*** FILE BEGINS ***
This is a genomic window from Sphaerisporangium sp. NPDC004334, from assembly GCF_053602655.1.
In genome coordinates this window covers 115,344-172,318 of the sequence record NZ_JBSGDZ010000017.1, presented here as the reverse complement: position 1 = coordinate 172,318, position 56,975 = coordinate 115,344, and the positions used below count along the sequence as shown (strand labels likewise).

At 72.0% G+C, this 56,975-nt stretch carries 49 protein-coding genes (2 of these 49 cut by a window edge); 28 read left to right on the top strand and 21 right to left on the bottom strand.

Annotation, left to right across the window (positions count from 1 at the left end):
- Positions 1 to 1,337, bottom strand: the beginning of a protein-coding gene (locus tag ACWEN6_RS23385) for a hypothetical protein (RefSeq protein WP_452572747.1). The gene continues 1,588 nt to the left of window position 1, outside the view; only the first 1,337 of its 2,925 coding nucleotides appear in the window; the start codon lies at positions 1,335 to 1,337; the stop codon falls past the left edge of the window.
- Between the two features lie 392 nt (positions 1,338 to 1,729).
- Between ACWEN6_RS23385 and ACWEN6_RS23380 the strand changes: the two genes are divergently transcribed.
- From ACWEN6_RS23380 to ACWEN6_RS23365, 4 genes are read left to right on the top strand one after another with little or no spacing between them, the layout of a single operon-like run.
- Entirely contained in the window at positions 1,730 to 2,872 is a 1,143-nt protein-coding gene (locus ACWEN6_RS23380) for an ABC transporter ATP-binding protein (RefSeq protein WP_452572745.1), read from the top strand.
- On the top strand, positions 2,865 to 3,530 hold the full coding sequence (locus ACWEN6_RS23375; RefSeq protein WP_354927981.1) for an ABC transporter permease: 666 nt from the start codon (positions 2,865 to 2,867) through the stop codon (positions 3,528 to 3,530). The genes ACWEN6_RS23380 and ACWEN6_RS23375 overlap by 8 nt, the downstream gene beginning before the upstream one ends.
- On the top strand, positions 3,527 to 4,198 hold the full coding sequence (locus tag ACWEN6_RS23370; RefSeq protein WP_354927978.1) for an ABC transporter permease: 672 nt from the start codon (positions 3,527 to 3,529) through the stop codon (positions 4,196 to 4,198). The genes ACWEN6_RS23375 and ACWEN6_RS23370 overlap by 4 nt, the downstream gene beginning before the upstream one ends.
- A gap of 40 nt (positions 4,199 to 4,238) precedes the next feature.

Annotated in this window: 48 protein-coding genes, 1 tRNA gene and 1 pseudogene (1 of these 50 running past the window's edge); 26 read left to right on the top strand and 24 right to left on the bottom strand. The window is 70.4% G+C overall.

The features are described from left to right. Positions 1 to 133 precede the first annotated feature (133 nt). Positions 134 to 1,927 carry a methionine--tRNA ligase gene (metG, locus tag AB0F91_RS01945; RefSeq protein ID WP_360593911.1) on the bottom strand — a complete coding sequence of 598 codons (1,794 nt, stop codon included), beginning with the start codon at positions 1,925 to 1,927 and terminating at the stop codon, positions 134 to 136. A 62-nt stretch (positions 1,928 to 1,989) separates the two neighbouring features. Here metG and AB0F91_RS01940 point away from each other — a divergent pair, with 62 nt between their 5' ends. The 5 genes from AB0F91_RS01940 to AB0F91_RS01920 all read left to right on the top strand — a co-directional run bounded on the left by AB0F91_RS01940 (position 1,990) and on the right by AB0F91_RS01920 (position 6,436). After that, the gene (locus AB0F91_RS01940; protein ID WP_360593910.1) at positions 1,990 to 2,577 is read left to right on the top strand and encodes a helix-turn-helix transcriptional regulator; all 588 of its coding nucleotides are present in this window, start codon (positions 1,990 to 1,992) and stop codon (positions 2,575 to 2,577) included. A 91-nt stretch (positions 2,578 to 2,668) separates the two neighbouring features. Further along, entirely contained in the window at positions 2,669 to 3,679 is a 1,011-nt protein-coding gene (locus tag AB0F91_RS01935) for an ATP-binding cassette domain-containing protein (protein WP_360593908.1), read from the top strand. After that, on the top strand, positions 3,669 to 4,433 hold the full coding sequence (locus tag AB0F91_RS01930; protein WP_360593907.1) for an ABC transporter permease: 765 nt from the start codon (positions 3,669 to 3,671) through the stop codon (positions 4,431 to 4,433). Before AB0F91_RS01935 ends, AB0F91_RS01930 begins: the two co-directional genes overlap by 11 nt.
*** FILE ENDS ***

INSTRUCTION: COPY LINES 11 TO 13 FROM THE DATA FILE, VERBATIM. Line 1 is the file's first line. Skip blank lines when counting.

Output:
- On the top strand, positions 3,527 to 4,198 hold the full coding sequence (locus tag ACWEN6_RS23370; RefSeq protein WP_354927978.1) for an ABC transporter permease: 672 nt from the start codon (positions 3,527 to 3,529) through the stop codon (positions 4,196 to 4,198). The genes ACWEN6_RS23375 and ACWEN6_RS23370 overlap by 4 nt, the downstream gene beginning before the upstream one ends.
- A gap of 40 nt (positions 4,199 to 4,238) precedes the next feature.

Annotated in this window: 48 protein-coding genes, 1 tRNA gene and 1 pseudogene (1 of these 50 running past the window's edge); 26 read left to right on the top strand and 24 right to left on the bottom strand. The window is 70.4% G+C overall.